The Liverpool Telescope is a 2.0 metre unmanned fully robotic
telescope at the Observatorio del Roque de Los Muchachos on the
Canary island of La Palma. It is owned and operated by Liverpool
John Moores University, with financial support from STFC.
OPTICON Call for Proposals for semester 2016A
The OPTICON common TAC call for EU supported access to telescopes in semester 2016A has been opened. It will close at exactly 23:59 UT on Monday 31st August 2015. There is no prize for submitting at the last moment and late proposals will not be accepted. Note that little or no technical support will be available over the weekend, so please make your submission in plenty of time.
[more details here]
LT maintenance: mirrors realuminised and throughput doubled
The middle of June saw the Liverpool Telescope go offline for two and a half weeks, to successfully undertake important scheduled maintenance. The main item in the to-do list was to realuminise the telescope's primary and secondary mirrors. This difficult task was performed outstandingly, and the results were clear to see, in that the throughput of the telescope was doubled - i.e. twice as much light now enters the telescope's detectors as before.
When stars collide: LJMU team identifies rare luminous red nova in Andromeda
In January 2015 the discovery of a possible classical nova in the
Andromeda Galaxy (M31) was announced by the Global MASTER Robotic Network, a
Russian-led network of telescopes dedicated to time domain
astronomy. Classical novae are not particularly rare events, with
around 30 observed each year in M31 alone. However, as the LJMU team
of Steven Williams, Matt Darnley, Mike Bode and Iain
Steele were soon to realise, the object in M31 was a much more unusual
object. By following the outburst with the Liverpool Telescope's new
spectrometer SPRAT and its work-horse imager IO:O, Williams and co.
demonstrated that the outburst - dubbed M31LRN 2015 - was not a
classical nova, but was instead a luminous red nova (LRN), a much less
common class of stellar transient.
The LT draws in the crowds at StarGazing Live 2015
Jon Marchant of the Liverpool Telescope group was joined by
Astrophysics Research Institute astronomers Matt Darnley and Simon
Prentice at this year's StarGazing Live event in Leicester.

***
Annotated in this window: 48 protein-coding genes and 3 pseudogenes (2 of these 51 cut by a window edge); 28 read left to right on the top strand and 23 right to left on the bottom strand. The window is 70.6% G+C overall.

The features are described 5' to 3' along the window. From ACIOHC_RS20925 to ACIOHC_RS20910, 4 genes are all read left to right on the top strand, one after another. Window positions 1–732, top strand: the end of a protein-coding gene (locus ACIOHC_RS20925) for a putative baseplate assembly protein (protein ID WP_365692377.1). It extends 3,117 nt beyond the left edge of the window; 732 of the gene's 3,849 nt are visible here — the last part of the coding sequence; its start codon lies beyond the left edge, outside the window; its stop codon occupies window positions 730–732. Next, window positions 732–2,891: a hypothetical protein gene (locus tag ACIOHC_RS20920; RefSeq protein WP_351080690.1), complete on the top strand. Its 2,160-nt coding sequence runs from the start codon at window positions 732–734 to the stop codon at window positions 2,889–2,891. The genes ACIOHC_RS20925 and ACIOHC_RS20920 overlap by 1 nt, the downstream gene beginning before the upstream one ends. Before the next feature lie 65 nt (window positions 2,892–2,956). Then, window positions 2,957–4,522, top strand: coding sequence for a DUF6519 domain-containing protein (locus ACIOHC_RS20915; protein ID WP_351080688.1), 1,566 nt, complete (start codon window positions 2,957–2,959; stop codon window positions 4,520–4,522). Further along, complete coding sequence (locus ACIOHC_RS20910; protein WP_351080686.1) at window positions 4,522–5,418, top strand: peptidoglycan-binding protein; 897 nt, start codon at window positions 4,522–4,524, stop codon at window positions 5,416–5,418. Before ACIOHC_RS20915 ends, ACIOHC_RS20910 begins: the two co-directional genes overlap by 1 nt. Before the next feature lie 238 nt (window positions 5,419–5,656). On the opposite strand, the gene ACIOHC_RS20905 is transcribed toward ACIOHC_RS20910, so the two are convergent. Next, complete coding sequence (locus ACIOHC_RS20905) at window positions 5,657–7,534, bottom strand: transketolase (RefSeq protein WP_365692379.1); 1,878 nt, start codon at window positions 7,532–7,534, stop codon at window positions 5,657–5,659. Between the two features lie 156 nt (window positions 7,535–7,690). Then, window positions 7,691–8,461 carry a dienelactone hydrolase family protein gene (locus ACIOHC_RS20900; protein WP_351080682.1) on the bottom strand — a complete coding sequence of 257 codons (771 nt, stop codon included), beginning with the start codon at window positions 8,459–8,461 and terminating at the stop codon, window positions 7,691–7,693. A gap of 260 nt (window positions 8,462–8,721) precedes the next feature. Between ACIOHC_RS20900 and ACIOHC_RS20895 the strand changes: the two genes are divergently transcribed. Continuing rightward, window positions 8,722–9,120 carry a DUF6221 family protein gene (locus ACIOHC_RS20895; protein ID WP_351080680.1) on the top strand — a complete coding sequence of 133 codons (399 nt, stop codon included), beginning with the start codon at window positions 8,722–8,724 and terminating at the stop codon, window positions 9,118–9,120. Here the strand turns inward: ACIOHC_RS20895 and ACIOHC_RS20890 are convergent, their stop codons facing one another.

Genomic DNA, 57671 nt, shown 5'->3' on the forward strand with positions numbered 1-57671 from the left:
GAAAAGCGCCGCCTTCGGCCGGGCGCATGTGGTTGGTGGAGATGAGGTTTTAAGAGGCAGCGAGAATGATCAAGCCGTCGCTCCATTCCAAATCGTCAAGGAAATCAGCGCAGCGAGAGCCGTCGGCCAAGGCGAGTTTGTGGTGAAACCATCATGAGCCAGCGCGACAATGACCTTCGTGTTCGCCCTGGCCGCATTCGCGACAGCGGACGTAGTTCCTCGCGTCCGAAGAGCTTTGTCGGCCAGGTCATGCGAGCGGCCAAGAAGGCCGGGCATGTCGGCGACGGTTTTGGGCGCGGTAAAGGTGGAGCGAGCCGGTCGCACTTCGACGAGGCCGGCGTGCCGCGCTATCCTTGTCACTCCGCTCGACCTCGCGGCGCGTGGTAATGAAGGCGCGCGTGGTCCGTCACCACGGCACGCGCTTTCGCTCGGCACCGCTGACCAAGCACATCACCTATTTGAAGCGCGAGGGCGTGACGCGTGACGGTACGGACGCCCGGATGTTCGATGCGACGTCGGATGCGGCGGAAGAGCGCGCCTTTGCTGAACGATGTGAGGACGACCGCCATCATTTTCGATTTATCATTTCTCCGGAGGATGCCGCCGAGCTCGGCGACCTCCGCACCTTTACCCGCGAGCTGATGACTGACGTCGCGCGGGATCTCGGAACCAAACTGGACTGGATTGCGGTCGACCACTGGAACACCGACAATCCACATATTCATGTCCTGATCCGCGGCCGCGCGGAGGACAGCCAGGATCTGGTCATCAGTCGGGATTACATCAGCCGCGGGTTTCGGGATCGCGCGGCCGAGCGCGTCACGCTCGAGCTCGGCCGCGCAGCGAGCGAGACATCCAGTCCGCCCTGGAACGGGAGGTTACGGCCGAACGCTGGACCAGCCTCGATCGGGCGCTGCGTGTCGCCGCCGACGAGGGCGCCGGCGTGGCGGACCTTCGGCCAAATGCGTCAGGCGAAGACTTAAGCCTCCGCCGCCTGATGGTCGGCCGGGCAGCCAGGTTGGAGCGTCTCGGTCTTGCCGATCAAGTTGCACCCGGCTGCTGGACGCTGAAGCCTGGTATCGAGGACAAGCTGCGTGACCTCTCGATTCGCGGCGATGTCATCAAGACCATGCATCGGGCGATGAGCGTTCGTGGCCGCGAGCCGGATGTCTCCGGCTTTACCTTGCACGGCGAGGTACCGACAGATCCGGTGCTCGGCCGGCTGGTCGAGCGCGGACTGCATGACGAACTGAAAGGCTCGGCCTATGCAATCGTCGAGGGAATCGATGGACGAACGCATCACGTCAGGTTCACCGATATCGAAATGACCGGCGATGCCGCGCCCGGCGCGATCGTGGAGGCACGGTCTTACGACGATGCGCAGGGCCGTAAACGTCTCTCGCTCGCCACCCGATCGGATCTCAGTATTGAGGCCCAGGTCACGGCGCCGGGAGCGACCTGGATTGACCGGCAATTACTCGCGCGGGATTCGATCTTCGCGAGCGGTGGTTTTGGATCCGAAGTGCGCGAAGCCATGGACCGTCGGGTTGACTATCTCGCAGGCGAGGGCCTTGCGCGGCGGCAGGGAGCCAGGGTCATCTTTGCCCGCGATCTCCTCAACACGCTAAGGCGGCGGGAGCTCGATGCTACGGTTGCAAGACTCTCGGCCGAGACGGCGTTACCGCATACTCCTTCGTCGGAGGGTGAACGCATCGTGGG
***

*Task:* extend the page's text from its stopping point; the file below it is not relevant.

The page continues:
Hosted by the BBC, the event coincided with a spectacular partial
solar eclipse witnessed by millions of people in the UK and across Europe.
The day was split into a morning session of eclipse watching, followed
by an evening of star-gazing from the Racecourse at Leicester and the
fields surrounding Jodrell Bank. Although the eclipse's path of
totality missed mainland Britain, those watching were still able to
enjoy a deep partial eclipse, with 85-95% of the Sun's diameter being
covered by the Moon, depending on the viewer's location in the UK.
Time domain astronomy at NAM-2015
The LT Group and Astrophysics Research Institute, Liverpool John
Moores University, have once again organised two sessions at the U.K.'s
National Astronomy Meeting. Hosted by the Royal Astronomical Society, NAM-2015
will be held at Venue Cymru in Llandudno, North Wales. As part of the
week-long festivities, two 90 minute sessions are being organised
which will focus on time domain astronomy with robotic telescopes.
These sessions will be held on Thursday, 9 July, at 9 am and 1.30
pm. Although the deadline for abstract submissions has passed, the
meeting website is still open for registration. Further details are
available at the official NAM-2015
EWASS-2015 Special Session on robotic telescopes and instrumentation for time
European Week of Astronomy and Space Science (EWASS) will
include a Special Session, led by LT staff, entitled Robotic
Telescopes and Instrumentation for Time Domain Astronomy. EWASS
2015 is organised by the European Astronomical Society and will be
held in Tenerife, Spain, from June 22 to 26, 2015. The aim of the
session is to address how current and future robotic facilities meet
the scientific needs of the European time domain community. The
session will feature talks on scientific results as well as new and
existing robotic facilities and instrumentation covering all areas
of time domain astronomy. A discussion of the technical and software
challenges of robotic response will also be encouraged. STOP PRESS:
the schedule of talks is now available
Black hole caught having a snack
We don't as yet know very much about black holes, but one thing we
do know is that it's not a good idea to get too close to one of
them! Their powerful gravitational pull can rip apart anything that
passes nearby. Yet a star may have survived such a close encounter,
an encounter that was recently observed by Dr David Bersier of LJMU's
Astrophysics Research Institute and his colleagues using the Liverpool